Muschamp Rd


July 27th, 2006

While sitting at home in Deep Bay, I happened upon “Rushmore” on TV. I’m a big Wes Anderson fan. I own several of his movies but not “Rushmore” (at the time). I saw “The Royal Tenenbaums” first and seeing “The Life Aquatic” at the SUB was one of the few flashes of fun I had in a galaxy of dispair while a Sauder MBA student.

Watching it a second time I can’t help identify with Max. Identifying with a guy whose life falls apart isn’t hard for me, I’ve done it before.

Movies have happier endings than life.

The reason I’m writing this is because a song came on which I immediately knew as the Who and went to my iTunes library to see if I had it. I was sure I must have it as I like the Who better than the Rolling Stones or the Beatles which puts me in that odd third category, the only lonlier group is those that like the Kinks the best. I’m a Kinks fan plus the Zombies who are also underated, but I digress.

The song in question is part of a mini rock opera, the chorus is “You are forgiven.”

Wes Anderson always has excellent eclectic song selection on his soundtracks, one of the reasons I own the Cirterion Collection edition of “The Life Aquatic with Steve Zissou” was for the complete versions in Portugese of all the David Bowie songs. I think tomorrow I will finally get around to ripping it from the DVD so I can listen to them in iTunes. I’m going to use WireTap Pro it’ll work but it has to be done by hand in real time.

Wes Anderson also reuses actors, just like Kubrick did, another of my favourite directors. There is of course the Wilson brothers, Bill Murray, but my favourite is Kumar Pallana who has since passed on. If you have thoughts on Wes Anderson’s films you can leave them below.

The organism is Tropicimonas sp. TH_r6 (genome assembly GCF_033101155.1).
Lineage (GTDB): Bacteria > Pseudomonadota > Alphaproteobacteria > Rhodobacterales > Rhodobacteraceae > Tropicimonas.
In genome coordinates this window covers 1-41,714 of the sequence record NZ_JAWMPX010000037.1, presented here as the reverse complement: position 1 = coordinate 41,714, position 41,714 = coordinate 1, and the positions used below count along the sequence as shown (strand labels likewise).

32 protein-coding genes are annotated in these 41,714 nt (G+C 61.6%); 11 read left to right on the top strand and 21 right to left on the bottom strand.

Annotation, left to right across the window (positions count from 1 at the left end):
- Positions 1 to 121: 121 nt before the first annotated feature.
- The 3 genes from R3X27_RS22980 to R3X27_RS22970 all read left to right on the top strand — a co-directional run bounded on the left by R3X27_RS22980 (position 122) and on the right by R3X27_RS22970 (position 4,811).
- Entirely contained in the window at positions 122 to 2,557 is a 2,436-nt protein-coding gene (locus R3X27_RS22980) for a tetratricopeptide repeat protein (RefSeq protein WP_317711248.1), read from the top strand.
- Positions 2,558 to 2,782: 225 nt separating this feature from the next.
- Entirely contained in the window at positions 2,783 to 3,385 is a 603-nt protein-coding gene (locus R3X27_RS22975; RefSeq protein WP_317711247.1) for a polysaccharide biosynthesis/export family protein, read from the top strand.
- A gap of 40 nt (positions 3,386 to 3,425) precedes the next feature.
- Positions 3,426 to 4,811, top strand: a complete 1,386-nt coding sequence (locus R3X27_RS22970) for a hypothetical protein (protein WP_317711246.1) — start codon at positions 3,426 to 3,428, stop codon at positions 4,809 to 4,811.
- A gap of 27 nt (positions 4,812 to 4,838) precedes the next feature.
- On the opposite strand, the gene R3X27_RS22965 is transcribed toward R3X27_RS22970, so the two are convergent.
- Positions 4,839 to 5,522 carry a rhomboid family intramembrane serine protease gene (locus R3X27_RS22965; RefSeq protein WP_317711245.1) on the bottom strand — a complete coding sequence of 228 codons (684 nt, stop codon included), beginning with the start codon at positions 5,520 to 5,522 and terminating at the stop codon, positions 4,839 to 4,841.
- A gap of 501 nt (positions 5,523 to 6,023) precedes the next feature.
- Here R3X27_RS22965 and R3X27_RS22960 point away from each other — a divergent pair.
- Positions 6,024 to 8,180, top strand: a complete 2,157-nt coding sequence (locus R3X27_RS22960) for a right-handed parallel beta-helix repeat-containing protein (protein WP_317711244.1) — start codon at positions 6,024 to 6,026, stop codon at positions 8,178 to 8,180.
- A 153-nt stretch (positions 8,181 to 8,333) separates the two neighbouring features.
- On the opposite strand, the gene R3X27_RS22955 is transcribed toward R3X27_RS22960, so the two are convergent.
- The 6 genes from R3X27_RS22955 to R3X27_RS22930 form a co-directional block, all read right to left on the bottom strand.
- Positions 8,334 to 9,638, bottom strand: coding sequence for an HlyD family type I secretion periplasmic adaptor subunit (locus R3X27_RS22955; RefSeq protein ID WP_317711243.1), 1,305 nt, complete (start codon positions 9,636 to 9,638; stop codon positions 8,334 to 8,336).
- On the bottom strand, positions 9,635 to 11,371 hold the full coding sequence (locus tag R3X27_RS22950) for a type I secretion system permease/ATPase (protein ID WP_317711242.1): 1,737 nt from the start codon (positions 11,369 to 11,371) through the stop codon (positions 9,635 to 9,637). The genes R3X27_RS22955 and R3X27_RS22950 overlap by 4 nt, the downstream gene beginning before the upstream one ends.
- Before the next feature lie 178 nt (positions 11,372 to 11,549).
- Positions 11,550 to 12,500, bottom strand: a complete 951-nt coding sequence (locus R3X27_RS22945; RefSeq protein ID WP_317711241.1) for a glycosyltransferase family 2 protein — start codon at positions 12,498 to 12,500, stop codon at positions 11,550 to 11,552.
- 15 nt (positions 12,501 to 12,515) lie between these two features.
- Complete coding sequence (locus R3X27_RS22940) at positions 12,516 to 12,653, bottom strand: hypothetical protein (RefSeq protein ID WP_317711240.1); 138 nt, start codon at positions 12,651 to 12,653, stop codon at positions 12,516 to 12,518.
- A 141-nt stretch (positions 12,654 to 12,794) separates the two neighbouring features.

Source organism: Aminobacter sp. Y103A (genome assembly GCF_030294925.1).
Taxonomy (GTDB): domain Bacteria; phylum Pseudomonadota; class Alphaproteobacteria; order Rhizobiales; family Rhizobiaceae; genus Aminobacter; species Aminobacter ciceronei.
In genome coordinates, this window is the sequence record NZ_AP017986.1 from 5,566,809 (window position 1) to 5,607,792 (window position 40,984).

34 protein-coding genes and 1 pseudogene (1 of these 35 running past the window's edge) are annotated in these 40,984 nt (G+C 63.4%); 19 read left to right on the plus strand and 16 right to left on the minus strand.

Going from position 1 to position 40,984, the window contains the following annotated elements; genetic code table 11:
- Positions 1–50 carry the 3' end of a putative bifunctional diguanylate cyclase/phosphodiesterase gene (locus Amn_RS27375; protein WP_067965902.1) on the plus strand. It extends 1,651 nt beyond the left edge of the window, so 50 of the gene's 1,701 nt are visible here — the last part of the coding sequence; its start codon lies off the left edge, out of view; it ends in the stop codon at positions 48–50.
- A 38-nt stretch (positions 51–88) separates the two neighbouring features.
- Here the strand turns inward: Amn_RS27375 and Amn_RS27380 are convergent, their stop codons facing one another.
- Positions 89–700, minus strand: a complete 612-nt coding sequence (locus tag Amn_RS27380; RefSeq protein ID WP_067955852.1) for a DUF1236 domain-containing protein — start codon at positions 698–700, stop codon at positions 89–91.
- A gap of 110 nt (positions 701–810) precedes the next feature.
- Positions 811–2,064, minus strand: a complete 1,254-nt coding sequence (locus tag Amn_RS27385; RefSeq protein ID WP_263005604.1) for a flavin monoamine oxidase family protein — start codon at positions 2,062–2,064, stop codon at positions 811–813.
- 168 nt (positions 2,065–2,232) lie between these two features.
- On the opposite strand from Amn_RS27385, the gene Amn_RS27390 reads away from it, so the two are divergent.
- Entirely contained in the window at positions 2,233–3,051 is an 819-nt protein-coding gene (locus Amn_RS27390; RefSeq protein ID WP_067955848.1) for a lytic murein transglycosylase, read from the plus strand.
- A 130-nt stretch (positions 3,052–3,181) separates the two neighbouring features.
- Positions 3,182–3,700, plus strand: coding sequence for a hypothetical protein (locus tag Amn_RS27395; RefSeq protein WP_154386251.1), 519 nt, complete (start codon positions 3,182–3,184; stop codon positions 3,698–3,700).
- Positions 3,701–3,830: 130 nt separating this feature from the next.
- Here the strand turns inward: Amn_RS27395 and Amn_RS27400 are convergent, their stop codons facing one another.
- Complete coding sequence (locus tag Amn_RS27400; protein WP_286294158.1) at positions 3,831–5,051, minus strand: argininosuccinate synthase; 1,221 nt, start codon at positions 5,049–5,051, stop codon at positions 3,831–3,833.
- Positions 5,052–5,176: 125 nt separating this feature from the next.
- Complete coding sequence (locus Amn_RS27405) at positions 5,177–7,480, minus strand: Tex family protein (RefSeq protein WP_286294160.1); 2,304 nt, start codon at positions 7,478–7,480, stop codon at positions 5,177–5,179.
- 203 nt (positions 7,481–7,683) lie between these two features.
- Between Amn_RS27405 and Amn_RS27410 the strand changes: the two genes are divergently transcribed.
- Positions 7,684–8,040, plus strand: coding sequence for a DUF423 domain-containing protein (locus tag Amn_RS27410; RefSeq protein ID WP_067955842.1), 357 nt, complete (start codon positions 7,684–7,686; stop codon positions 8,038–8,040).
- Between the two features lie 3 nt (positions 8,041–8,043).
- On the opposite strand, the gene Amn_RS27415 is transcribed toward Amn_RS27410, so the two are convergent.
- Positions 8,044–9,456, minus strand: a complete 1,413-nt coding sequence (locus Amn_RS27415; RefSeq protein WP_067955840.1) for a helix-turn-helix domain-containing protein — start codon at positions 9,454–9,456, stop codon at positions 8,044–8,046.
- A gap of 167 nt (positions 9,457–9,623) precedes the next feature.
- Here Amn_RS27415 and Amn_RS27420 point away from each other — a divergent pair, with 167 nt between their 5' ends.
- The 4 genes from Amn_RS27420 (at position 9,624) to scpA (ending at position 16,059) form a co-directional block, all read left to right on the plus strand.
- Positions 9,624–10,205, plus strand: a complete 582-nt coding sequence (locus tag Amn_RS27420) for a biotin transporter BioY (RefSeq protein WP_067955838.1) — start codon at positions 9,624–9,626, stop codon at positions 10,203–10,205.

• Muskie says:

    One of my Christmas presents this year was the Criterion Edition of Rushmore. I sat down and watched it tonight. And I was reminded again why I think Wes Anderson is the best film maker we got right now in the English speaking world. His films have such great heart.

    His films also always have great use of popular and sometimes not so popular music. After seeing the movie again I set out to buy the song that plays while the film closes. I knew the song but couldn’t say for sure from where. It is Ooh La La by the Faces which I just bought on iTunes.

    In addition to relying on music to set a mood and inspire a feeling he makes extensive, some might say excessive use of slow motion. His films just make you feel good. Like I said the best way I can describe it is, they have heart. They have a quirky internal consistency. I recommend every single one without reservations with the exception of Bottle Rockets which is the only one I don’t own.

    He also likes to dolly across screen in crowd scenes. His use of music, slow motion, and long cross screen dolly shots are probably his signatures along with using certain actors and of course the quirky humor and plots.

Leave a Reply

Your email address will not be published. Required fields are marked *

This site uses Akismet to reduce spam. Learn how your comment data is processed.

Posts on Muskblog © Andrew "Muskie" McKay.
CFA Institute does not endorse, promote or warrant the accuracy or quality of Muskblog. CFA® and Chartered Financial Analyst® are registered trademarks owned by CFA Institute.